Toot Fairy is an adorably illustrated story about Irma, who is starting Tooth school in order to become a Tooth Fairy. We soon learn that little Irma has a bit of a flatulence problem due to sensitivity to lactose intolerance. Like so many kids in “regular” school, she also wants to fit in with everyone else. When her classmates are having lunch together and offer her a glass of milk, even though she knows what will ensue, she decides to drink it anyway. Her tummy rumbles and gurgles, and she lets out an unmistakable toot. Her teacher scolds her for disrupting the class and not being able to be a good Tooth Fairy. Irma put all of her concentration into not farting that her school exams suffered. While her classmates celebrated their graduation, Irma sulked in the hallway. Then came a tooth assignment that only she can fulfill.
I read this to my five-year-old granddaughter, whose father is lactose-intolerant. We first started a conversation about what that means, which led to a discussion about genetics and inheriting certain things from our parents. Toot Fairy is a unique book on a subject I’ve not seen written about in a picture book. In an era where we preach inclusion to our children, it’s nice to not only see a book on a topic such as this but also to see a child wearing rainbow-colored socks. It’s a great message about how there is a place for all of us, no matter what our challenges might be. The illustrations are beautifully created and the story has a rhyming flow to it that captivated my granddaughter. My only complaint was that perhaps some of the words chosen will be above the intended audiences’ heads. I found myself stopping at those words so I could explain what they meant, which only interrupted the flow of the story.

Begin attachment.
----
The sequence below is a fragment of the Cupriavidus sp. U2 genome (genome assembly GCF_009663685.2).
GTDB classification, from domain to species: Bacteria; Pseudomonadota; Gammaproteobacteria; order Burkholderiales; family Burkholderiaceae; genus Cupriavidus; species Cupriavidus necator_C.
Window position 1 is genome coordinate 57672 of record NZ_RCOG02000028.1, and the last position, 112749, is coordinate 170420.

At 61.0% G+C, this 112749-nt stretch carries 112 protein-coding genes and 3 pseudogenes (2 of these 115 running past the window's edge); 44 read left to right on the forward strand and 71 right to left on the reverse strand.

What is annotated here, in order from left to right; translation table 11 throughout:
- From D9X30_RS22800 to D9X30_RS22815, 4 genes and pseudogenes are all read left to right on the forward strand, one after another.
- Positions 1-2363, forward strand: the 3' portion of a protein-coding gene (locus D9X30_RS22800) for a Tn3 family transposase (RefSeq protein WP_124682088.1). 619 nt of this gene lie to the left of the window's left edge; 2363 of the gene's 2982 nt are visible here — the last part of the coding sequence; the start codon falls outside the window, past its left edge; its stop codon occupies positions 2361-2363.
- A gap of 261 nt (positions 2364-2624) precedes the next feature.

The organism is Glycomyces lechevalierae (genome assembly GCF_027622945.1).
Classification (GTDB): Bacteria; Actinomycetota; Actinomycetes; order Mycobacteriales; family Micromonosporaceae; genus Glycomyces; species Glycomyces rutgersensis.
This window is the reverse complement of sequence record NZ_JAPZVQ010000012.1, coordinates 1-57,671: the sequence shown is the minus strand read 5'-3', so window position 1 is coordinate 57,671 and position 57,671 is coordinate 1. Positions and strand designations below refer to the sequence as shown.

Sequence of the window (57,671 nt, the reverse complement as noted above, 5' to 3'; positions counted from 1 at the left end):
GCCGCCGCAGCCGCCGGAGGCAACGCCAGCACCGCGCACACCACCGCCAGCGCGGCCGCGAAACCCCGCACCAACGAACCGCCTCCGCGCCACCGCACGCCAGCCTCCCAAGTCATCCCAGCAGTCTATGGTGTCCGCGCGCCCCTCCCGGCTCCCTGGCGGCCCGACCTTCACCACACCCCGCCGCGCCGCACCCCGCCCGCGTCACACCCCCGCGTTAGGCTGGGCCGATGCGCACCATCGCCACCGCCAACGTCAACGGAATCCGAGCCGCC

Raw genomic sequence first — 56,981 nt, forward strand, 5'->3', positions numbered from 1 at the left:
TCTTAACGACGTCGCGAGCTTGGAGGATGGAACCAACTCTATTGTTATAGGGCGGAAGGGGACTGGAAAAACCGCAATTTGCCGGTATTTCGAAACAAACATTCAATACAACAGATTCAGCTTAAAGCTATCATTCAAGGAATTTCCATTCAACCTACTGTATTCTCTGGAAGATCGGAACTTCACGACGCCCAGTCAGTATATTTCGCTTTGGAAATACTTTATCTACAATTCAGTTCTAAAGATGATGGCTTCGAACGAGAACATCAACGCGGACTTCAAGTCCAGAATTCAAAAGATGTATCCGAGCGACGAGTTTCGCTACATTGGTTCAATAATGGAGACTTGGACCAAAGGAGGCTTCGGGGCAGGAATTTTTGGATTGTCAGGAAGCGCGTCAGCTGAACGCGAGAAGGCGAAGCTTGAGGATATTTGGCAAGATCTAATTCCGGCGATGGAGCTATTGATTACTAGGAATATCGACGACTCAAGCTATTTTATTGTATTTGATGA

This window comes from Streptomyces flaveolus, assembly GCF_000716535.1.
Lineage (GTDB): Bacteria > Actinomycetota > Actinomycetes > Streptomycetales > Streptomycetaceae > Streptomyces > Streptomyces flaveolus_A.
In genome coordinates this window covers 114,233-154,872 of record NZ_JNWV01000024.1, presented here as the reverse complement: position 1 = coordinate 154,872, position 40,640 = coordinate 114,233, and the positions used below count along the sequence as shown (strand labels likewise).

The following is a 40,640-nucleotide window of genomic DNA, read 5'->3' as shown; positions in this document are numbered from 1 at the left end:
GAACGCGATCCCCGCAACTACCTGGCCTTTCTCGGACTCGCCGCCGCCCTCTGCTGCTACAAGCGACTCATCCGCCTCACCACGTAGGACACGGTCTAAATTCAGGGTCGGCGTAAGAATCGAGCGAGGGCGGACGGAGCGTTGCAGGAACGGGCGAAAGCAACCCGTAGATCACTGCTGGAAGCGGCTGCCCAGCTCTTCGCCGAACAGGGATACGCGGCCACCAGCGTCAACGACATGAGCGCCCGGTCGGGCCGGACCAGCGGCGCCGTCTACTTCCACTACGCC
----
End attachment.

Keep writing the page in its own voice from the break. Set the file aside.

|Hardcover Picture Book
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